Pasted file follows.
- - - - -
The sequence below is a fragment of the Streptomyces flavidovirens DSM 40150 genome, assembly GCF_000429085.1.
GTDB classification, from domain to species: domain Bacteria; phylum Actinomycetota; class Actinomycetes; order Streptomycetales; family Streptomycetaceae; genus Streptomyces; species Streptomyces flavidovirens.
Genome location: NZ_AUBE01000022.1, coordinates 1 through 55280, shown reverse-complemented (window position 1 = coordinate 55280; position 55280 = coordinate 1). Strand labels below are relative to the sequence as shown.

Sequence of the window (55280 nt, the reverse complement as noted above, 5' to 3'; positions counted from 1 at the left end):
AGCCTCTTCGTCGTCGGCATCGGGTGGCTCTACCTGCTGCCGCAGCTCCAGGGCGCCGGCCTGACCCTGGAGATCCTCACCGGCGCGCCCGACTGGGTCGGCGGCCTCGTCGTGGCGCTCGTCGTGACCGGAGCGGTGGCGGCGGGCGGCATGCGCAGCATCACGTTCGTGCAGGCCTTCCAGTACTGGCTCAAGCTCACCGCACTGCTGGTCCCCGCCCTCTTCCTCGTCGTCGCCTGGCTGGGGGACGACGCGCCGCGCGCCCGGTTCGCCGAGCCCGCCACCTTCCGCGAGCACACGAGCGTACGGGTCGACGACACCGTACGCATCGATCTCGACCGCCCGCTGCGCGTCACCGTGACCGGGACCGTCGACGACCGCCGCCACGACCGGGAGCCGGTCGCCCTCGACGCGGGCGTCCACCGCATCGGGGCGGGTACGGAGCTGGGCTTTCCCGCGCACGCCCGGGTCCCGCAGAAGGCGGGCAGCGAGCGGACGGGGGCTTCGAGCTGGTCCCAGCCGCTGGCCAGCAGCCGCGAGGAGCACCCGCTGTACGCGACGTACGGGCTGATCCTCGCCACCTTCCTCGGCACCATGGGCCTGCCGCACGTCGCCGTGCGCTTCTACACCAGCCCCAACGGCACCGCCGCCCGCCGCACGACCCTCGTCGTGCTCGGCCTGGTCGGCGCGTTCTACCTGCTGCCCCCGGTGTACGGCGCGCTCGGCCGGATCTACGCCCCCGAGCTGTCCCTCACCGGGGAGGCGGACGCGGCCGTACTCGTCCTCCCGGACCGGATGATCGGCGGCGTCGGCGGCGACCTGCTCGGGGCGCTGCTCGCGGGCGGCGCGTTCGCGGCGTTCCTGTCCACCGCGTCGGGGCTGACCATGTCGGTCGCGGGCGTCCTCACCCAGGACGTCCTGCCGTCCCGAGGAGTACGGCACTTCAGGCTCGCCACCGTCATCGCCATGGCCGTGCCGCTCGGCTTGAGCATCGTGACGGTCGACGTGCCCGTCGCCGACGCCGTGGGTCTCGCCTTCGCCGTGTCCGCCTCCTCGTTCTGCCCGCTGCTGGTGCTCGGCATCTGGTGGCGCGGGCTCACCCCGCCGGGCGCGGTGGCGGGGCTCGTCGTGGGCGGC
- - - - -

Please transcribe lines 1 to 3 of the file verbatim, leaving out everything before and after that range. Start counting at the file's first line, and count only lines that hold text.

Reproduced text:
The sequence below is a fragment of the Streptomyces flavidovirens DSM 40150 genome, assembly GCF_000429085.1.
GTDB classification, from domain to species: domain Bacteria; phylum Actinomycetota; class Actinomycetes; order Streptomycetales; family Streptomycetaceae; genus Streptomyces; species Streptomyces flavidovirens.
Genome location: NZ_AUBE01000022.1, coordinates 1 through 55280, shown reverse-complemented (window position 1 = coordinate 55280; position 55280 = coordinate 1). Strand labels below are relative to the sequence as shown.